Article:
Wednesday, December 15, 2010

When Animals Attack

Dear Mom and Dad-

Thank you for not getting me a pet monkey when I was a kid, even though I begged and begged for one.


Lately, and I'm not sure why, I have become fascinated with a television show on Animal Planet called "Fatal Attractions". It's all about people who keep dangerous exotic animals as pets. Usually, the pet owner ends up dead by the end of the show, hence the title. It's not a program for the faint of heart.

People keep the strangest animals-- venomous snakes, giant lizards, bears, and, yes, even apes-- despite the fact that they are known to be dangerous. Now, if you grew up in the '70s and '80s like I did, you might remember that there was a spate of movies and TV shows at some point back then-- "B.J. and the Bear", "Cannonball Run II", etc.-- that featured cute little chimpanzees and their human companions. So, you might be thinking what I was thinking the other day when an episode of "Fatal Attractions" focusing on pet chimpanzees came on: "How could those adorable little animals be dangerous?" They wear hats and overalls, give hugs and kisses, and even communicate in a rudimentary way. My parents told me the reason I couldn't have one was that they carried germs and that they would stink up the house.

Well, apparently, chimps are much more sinister than smelly. Even when people have taken them in as babies and raised them as their own children, many chimps, upon reaching adolescence, have turned violent and attacked their owners or others.

Moreover, the way they attack is particularly gruesome. Snakes will bite whichever of your body parts is closest. Bears flail their paws around indiscriminately, mauling whatever is in their pathway. Chimpanzees, however, attack systematically. They focus specifically on severing small appendages (ears, eyes, nose, lips, fingers, toes, and genitals) first, before moving on to a more "macro" assault on their victims.

nterestingly, most of the storylines on "Fatal Attractions" follow the same pattern. The pet owner is somewhat reclusive and secretive about owning the animals-- in many cases, because the species is illegal to own or has been illegally obtained. Some owners have even refrained from calling 911 when attacked out of fear that the animals will be confiscated.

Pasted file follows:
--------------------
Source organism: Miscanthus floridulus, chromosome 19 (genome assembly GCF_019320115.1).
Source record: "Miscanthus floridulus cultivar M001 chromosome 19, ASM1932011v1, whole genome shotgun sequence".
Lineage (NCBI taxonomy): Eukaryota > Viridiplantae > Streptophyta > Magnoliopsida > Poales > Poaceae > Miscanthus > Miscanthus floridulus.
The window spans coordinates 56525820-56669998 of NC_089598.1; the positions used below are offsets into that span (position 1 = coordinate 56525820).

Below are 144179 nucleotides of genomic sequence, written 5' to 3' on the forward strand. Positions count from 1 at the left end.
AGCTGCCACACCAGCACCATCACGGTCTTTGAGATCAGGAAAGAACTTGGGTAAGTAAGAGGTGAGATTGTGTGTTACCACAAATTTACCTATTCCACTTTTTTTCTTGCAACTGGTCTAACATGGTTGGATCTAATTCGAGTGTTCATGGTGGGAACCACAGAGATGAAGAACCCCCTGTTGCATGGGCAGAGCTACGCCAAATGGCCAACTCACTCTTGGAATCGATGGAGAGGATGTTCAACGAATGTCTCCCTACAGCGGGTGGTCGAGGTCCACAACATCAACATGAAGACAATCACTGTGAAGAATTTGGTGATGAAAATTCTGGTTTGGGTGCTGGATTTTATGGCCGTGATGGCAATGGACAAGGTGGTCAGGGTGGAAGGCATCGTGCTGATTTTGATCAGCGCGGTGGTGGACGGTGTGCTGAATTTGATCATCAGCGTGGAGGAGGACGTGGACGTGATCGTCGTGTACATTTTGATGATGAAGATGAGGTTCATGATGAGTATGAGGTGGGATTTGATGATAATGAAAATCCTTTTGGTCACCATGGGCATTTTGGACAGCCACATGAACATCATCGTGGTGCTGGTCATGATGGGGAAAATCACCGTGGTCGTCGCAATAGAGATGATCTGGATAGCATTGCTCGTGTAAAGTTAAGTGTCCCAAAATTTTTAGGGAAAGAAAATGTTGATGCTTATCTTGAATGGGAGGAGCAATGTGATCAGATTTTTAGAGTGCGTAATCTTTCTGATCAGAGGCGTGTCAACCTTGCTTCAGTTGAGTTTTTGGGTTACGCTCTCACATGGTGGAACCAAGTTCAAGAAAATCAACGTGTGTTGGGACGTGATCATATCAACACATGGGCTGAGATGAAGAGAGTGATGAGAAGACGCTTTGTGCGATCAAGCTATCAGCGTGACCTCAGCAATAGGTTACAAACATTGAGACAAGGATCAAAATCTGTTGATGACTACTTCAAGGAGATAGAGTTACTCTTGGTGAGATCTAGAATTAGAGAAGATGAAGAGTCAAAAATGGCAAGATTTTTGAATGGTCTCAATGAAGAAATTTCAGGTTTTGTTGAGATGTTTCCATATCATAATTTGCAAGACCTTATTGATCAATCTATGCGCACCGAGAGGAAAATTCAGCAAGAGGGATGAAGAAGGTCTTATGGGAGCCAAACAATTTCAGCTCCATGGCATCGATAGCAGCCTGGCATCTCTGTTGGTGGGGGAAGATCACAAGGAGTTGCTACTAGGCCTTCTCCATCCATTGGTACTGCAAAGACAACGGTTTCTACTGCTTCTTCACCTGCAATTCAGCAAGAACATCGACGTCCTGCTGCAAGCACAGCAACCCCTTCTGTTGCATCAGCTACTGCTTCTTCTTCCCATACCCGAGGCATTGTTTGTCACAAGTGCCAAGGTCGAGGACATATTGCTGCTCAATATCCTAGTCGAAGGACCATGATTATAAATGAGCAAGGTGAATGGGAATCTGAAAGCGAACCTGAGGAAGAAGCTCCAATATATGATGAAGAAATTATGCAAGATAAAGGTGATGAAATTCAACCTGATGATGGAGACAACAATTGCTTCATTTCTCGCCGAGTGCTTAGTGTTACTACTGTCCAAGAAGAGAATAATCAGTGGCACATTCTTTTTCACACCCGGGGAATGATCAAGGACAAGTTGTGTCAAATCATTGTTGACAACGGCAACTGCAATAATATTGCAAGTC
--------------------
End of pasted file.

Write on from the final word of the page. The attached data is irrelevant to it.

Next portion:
Additionally, the fatal attack usually comes after months or years of much smaller assaults. A nip here, a show of aggression there. Those closest to the pet owner warn him repeatedly that the animal is dangerous, but he refuses to listen, thinking that the small attacks will be the extent of the animal's aggression. He believes he has control over the animal and that the animal respects, loves, and trusts him enough not to hurt him.

And, on this show, he always turns out to be wrong.

When it comes to sin, are we any different than these pet owners? I Peter 5:8 says:

Be of sober spirit, be on the alert. Your adversary, the devil, prowls around like a roaring lion, seeking someone to devour.

At first, sin looks more like a cute, cuddly lion cub. It's small. It seems harmless enough. We have control over the situation. And besides, who could resist a little nuzzle with something so adorable?

We keep the cub a secret because we know we're not supposed to have it, or maybe because others just wouldn't understand how it's really ok to keep it, despite all the evidence to the contrary.